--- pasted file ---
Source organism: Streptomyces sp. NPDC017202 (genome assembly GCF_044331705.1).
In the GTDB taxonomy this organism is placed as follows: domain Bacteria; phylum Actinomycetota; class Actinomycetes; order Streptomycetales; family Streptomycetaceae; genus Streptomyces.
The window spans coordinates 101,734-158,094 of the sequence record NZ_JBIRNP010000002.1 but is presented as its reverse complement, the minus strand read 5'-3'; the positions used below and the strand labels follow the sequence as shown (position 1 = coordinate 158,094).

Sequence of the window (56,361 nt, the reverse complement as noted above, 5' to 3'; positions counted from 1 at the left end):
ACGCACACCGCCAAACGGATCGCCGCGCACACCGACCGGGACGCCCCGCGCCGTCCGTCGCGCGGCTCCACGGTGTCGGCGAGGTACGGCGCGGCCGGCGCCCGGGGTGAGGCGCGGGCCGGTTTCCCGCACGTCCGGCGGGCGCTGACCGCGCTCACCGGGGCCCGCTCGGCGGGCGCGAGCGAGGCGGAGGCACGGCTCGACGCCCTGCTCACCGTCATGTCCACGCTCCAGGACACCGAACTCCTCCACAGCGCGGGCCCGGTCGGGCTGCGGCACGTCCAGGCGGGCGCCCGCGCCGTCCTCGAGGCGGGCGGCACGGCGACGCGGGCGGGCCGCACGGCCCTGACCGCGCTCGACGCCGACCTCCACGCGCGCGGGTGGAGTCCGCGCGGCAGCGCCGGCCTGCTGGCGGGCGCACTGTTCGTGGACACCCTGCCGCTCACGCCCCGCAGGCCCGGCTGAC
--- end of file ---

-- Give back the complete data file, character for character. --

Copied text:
Source organism: Streptomyces sp. NPDC017202 (genome assembly GCF_044331705.1).
In the GTDB taxonomy this organism is placed as follows: domain Bacteria; phylum Actinomycetota; class Actinomycetes; order Streptomycetales; family Streptomycetaceae; genus Streptomyces.
The window spans coordinates 101,734-158,094 of the sequence record NZ_JBIRNP010000002.1 but is presented as its reverse complement, the minus strand read 5'-3'; the positions used below and the strand labels follow the sequence as shown (position 1 = coordinate 158,094).

Sequence of the window (56,361 nt, the reverse complement as noted above, 5' to 3'; positions counted from 1 at the left end):
ACGCACACCGCCAAACGGATCGCCGCGCACACCGACCGGGACGCCCCGCGCCGTCCGTCGCGCGGCTCCACGGTGTCGGCGAGGTACGGCGCGGCCGGCGCCCGGGGTGAGGCGCGGGCCGGTTTCCCGCACGTCCGGCGGGCGCTGACCGCGCTCACCGGGGCCCGCTCGGCGGGCGCGAGCGAGGCGGAGGCACGGCTCGACGCCCTGCTCACCGTCATGTCCACGCTCCAGGACACCGAACTCCTCCACAGCGCGGGCCCGGTCGGGCTGCGGCACGTCCAGGCGGGCGCCCGCGCCGTCCTCGAGGCGGGCGGCACGGCGACGCGGGCGGGCCGCACGGCCCTGACCGCGCTCGACGCCGACCTCCACGCGCGCGGGTGGAGTCCGCGCGGCAGCGCCGGCCTGCTGGCGGGCGCACTGTTCGTGGACACCCTGCCGCTCACGCCCCGCAGGCCCGGCTGAC